Error resistance for non-periodic frames can be improved by employing a layered coding scheme that packetizes encoded frames into essential (high priority) and enhancement (low priority) signals. Although layered coding was originally developed for a network paradigm such as ATM and RSVP, where a certain amount of bandwidth can be reserved, it can also be used over a best-effort network such as the internet provided the HP stream can be protected by forward error correction. In order for the scheme to be successful over the internet, the HP stream should be kept small to reduce the bandwidth required to protect the stream because the size of redundant information introduced by FEC is proportional to the size of the HP stream.
A version of quality assurance layering (QAL) is shown in FIG. 8. It is a modification of a H.261 encoder and augmented with priority packetization and conditional replenishment. After DCT coefficients are quantized (Q), they are partitioned into HP and LP layers as described in FIG. 9. For a fixed nonzero integer b less than 64, the first b coefficients are allocated to the HP layer, and remaining coefficients are allocated to the LP layer. The subsequent inter-frame and the currently encoded frame are used to perform motion estimation and conditional replenishment for encoding the next frame. The motion vectors and the HP coefficients of the current frame are used to reconstruct a predicted frame. The difference between the subsequent frame and the predicted frame is encoded. In the scheme, each frame temporally depends only on the essential signals of its reference frame. Since a frame is reconstructed from the essential signals of its reference frame, an error in the enhancement signals of the reference frame caused by packet loss does not carry over. Thus, even if all LP stream packets are discarded, a certain level of video quality can be maintained.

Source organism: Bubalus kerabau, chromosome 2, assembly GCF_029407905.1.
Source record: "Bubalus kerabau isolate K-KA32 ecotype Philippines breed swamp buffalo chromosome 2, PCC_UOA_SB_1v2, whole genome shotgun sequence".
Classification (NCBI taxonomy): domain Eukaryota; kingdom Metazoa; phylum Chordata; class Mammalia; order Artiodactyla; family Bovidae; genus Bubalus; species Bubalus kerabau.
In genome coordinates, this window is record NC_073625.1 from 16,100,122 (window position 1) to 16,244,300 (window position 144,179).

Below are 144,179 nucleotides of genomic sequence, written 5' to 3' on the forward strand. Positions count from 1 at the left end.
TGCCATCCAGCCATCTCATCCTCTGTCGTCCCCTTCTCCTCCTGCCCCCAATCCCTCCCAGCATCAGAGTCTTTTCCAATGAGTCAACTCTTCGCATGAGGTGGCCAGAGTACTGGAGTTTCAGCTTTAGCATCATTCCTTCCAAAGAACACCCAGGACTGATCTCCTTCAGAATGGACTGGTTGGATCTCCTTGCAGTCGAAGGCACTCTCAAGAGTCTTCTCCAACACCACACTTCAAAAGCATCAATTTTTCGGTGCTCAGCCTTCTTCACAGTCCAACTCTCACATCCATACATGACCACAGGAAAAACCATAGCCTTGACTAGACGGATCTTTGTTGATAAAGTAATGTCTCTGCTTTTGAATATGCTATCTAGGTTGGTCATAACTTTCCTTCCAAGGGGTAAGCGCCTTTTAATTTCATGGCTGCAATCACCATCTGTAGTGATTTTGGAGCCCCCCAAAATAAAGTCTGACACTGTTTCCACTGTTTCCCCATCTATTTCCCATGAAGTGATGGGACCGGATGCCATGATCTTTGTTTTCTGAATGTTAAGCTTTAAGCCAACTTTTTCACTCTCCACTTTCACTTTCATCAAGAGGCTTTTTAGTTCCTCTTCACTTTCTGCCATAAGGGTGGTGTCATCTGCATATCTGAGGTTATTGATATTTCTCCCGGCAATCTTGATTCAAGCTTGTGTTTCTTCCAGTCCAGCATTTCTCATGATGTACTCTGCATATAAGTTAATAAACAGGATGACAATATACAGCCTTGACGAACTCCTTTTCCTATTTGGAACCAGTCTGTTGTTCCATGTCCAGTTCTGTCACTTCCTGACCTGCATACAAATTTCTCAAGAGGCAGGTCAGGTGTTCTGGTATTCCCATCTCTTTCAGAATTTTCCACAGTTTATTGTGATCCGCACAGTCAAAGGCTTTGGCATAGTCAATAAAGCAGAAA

QAL, however, has not yet been proved to yield good compression efficiency. The difficulty lies in the tradeoff between compression efficiency and the amount of redundant information added by FEC. If the HP stream does not contain enough signals, there are not many temporally redundant signals between the reference frame reconstructed from the essential signals and the current frame to be encoded. On the other hand, if more coefficients are added to the HP stream, the HP stream gets larger and so does the redundant information added by FEC to protect the HP stream. Due to low compression efficiency, QAL has been traditionally used in situations where large portions of bandwidth can be allocated to the HP stream (about 50% to 80% of total bandwidth). In the current internet environment, this may not be reasonable.